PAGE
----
By Paul Simo
The Grant Park Neighborhood Association (GPNA) Homes & History Committee is dedicated to our historic environment and helping the public better understand what goes into living in a designated historic neighborhood.
In last month’s Porch Press, we introduced three basic concepts to help all of us “A.C.E.” historic home ownership: Accountability, Creativity and Education. This month we’ll take a closer look at the first of these areas, Accountability.
Personal stewardship goes hand-in-hand with owning an older property (generally a home that is 50 years or older). Accountability to our homes becomes much more important for those of us in neighborhoods designated as a “historic district.” Grant Park, for example, is designated at both a local and a national level. Studies by the National Park Service, the Georgia Trust for Historic Preservation, and the Atlanta Preservation Center all confirm that properties considered contributing to historic districts (and cared for appropriately) grow in value at a healthier rate and that these districts as a whole retain value over other residential areas.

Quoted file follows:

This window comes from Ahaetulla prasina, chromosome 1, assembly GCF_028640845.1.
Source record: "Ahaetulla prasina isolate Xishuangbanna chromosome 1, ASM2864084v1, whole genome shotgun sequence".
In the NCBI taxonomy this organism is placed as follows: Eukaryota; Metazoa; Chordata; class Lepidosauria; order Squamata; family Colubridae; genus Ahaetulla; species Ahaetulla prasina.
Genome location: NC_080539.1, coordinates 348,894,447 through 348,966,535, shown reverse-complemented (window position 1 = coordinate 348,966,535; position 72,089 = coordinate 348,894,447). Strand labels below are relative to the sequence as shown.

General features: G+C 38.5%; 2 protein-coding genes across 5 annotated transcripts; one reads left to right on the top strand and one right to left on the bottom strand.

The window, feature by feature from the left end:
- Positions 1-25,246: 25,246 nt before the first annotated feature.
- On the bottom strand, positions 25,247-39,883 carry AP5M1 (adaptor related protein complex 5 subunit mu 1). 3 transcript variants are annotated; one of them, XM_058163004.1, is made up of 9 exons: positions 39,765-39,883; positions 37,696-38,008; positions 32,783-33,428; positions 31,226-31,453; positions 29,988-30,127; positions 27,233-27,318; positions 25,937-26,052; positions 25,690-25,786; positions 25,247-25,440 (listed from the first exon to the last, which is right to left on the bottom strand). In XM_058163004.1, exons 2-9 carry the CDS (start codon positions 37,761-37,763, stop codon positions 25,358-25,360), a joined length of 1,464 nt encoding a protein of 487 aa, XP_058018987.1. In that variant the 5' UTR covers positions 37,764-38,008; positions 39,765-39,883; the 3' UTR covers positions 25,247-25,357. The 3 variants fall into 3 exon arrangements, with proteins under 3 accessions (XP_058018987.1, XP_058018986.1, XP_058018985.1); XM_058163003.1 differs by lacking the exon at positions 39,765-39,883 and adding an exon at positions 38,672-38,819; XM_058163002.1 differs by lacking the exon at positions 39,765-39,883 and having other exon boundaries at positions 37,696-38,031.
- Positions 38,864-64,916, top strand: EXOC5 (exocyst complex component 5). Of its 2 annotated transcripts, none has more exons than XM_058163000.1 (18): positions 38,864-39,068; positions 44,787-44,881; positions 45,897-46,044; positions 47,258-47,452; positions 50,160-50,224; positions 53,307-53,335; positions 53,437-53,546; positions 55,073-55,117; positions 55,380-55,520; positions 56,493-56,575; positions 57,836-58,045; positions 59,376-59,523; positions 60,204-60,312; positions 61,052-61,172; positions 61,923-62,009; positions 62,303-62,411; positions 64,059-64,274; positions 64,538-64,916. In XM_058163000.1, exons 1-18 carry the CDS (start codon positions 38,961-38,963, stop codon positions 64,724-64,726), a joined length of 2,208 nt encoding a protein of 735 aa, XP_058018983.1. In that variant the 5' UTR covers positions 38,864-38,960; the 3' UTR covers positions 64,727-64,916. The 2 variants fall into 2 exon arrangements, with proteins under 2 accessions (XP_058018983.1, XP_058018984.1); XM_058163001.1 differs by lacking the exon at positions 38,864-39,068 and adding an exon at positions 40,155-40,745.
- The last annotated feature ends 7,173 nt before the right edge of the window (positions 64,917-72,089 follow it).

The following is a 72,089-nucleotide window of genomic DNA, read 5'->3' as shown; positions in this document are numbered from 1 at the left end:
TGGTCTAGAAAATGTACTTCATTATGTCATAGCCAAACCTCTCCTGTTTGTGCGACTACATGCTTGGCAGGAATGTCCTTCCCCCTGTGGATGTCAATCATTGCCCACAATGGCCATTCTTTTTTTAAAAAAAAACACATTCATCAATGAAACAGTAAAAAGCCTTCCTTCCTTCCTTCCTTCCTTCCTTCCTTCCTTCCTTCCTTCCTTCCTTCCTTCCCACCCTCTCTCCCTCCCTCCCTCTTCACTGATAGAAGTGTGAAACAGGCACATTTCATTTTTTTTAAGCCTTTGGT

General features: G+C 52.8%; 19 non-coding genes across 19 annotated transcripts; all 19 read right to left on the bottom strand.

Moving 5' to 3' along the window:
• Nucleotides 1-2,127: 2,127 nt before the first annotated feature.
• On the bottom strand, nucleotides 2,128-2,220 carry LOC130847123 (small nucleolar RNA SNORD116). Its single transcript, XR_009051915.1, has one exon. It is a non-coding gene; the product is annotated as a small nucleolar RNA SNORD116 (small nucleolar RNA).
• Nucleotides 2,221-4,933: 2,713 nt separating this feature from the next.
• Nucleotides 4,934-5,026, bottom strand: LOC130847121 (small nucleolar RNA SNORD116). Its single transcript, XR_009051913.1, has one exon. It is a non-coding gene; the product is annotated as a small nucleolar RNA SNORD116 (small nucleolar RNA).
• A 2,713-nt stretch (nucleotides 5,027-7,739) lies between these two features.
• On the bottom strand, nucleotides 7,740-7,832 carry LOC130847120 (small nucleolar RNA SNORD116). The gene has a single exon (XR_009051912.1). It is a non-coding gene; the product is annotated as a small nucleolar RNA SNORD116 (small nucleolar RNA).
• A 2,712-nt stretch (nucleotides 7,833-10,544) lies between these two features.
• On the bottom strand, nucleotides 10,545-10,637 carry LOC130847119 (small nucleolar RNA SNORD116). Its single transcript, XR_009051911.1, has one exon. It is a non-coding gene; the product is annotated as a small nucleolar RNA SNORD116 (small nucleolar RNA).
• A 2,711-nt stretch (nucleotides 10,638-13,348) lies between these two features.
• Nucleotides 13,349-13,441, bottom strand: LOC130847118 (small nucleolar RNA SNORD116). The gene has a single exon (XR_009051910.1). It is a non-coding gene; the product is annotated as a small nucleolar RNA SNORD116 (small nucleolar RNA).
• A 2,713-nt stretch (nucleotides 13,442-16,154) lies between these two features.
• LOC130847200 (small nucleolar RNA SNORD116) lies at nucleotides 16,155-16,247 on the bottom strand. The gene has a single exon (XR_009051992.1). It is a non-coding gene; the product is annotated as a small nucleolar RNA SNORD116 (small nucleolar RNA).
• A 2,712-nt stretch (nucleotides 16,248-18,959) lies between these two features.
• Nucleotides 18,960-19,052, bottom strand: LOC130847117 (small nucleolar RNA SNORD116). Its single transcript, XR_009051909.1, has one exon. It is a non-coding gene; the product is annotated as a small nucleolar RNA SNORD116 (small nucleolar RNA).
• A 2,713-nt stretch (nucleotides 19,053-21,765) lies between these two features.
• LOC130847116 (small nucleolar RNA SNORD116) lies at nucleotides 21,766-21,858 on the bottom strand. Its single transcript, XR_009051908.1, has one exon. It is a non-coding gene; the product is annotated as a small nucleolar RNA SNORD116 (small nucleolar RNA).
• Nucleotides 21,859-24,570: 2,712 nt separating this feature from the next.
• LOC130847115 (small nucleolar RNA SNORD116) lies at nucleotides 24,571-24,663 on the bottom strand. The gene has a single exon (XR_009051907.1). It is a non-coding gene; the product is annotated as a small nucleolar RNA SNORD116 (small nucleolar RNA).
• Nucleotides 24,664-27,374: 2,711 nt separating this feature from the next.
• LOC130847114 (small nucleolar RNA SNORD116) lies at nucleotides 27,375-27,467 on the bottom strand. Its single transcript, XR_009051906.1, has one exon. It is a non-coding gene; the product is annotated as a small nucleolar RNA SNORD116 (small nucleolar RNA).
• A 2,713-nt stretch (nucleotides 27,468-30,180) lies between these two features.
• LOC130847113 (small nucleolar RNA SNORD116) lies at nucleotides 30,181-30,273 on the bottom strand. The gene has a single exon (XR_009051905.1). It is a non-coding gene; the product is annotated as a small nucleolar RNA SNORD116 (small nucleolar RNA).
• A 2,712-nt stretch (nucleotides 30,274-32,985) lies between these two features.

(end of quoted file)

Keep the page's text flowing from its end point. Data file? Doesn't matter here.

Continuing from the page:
To help maintain these value-added benefits, there are design regulations in place at the local level. The Atlanta Urban Design Commission reviews renovation and construction projects to ensure the historic environment is kept intact. On the national level, district designation is much more of an honor with even greater responsibility placed on the homeowner. A district can lose its historic designation if too many properties in the area exhibit too many inappropriate fixtures such as replacement windows, inappropriate siding, or home additions that change the form and character of the house. Therefore, we are all accountable to each other to maintain the historic fabric of our community and maintain our property values.
For owners of, and contractors working on, existing or new construction within a local or National Historic Register District, the accountability involved goes beyond what you “can” do. Instead, when starting a project, ask yourself what “should” you do to your home. This will help you not only get a finished product that you will be proud of, but one that also respects the integrity of materials, intended interior floor plan, craftsmanship, and compatibility with the surrounding neighborhood. These facets make up the priceless resource you can continue to call a “historic” home. Your stewardship today will last to pass on to generations to come.
Accountability to Your Historic Environment
By Paul Simo